The eagerly anticipated new novel from the bestselling author of Snow Falling on Cedars
Guterson (Snow Falling on Cedars) runs out of gas mulling the story of two friends who take divergent paths toward lives of meaning. A working-class teenager in 1972 Seattle, Neil Countryman, a "middle of the pack" kind of guy and the book's contemplative narrator, befriends trust fund kid John William Barry--passionate, obsessed with the world's hypocrisies and alarmingly prone to bouts of tears--over a shared love of the outdoors. Guterson nicely draws contrasts between the two as they grow into adulthood: Neil drifts into marriage, house, kids and a job teaching high school English, while John William pulls an Into the Wild, moving to the remote wilderness of the Olympic Mountains and burrowing into obscure Gnostic philosophy. When John William asks for a favor that will sever his ties to "the hamburger world" forever, loyal Neil has a decision to make. Guterson's prose is calm and pleasing as ever, but applied to Neil's staid personality it produces little dramatic tension. Once the contrasts between the two are set up, the novel has nowhere to go, ultimately floundering in summary and explanation. (June) Copyright 2008 Reed Business Information.
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June 02, 2008
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Excerpt from The Other by David Guterson
No Escape from the Unhappiness Machine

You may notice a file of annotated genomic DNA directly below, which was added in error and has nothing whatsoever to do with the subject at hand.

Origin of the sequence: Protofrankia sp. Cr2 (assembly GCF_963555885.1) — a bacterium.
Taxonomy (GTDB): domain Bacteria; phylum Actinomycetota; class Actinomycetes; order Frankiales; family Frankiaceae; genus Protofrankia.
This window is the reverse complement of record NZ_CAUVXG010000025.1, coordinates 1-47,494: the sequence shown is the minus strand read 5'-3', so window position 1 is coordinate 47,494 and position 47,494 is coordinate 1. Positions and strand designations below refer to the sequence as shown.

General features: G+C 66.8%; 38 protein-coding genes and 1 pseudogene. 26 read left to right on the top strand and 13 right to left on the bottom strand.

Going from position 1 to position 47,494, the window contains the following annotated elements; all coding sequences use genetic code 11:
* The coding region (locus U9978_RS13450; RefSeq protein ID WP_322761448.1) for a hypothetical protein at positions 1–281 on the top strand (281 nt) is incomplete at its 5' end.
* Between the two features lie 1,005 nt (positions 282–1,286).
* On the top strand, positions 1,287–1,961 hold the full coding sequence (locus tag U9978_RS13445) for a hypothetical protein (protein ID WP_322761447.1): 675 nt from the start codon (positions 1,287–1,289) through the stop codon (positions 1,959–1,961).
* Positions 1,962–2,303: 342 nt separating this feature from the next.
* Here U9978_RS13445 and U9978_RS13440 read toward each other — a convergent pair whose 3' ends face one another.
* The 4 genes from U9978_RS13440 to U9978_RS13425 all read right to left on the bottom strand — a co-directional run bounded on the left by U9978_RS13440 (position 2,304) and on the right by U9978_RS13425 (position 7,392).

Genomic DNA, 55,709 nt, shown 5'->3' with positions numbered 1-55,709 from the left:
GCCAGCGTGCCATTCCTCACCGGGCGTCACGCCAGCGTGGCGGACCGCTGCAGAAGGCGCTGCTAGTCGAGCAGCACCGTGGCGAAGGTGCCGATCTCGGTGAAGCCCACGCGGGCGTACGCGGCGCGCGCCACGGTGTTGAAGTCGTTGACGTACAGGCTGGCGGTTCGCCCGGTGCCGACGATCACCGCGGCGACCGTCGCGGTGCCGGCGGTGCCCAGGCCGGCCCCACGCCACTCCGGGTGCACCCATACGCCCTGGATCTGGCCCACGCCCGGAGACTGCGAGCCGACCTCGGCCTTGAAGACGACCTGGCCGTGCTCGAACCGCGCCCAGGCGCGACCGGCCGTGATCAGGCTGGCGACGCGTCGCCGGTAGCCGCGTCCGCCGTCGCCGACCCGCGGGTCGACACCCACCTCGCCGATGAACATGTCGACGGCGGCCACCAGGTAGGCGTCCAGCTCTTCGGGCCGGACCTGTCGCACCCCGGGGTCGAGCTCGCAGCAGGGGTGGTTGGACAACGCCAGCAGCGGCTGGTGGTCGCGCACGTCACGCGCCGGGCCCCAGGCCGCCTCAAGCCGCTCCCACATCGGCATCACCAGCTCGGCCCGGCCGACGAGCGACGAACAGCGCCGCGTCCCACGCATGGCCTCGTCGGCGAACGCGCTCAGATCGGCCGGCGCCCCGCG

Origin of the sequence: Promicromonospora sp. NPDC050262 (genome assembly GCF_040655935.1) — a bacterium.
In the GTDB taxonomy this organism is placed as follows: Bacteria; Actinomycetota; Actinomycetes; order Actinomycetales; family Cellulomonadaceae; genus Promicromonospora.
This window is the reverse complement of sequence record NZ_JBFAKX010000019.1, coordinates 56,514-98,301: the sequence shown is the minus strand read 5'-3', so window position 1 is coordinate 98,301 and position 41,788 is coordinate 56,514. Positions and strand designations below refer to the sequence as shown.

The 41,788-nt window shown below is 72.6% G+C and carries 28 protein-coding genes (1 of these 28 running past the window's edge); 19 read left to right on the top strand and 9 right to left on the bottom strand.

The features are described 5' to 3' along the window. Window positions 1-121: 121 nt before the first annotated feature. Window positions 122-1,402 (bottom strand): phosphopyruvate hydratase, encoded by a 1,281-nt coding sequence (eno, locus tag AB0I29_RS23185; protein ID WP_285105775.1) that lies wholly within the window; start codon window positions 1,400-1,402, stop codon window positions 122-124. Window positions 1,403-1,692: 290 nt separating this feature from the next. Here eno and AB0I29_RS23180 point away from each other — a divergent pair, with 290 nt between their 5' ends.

I attended Roosevelt (the Teddies, Teds, or Roughriders), a public high school in North Seattle, while my friend John William Barry was a student at Lakeside, our city's version of an East Coast private academy like Phillips Exeter or Deerfield. Besides slumping at my desk all day and getting high in Cowen Park at lunch, I also ran the 880--today called the eight-hundred-meter or the half-mile--for the RHS track team. It was a good niche for me. You didn't need to be fast or have the wind of the distance runner. Mostly what you needed was a willingness to sign up. As a sophomore in 1972, I was a good enough half-miler to represent RHS with a time of 2:11.24. To put this in context, the world record in '72 for the half-mile was held by Dave Wottle, with a time of 1:44.30. Roosevelt's best half-miler of all time is Chris Vasquez, '97, at 2:01.23. This is a race that takes runners twice around the red cinder oval found behind many high schools--I say this so you can imagine me losing to Vasquez by about thirty yards, or think of me still rounding the last bend, at the far end of the grandstands, while Wottle is crossing the finish line, arms raised victoriously. Either is a useful picture of me--of someone intimate with the middle of the pack. There's good and bad in that.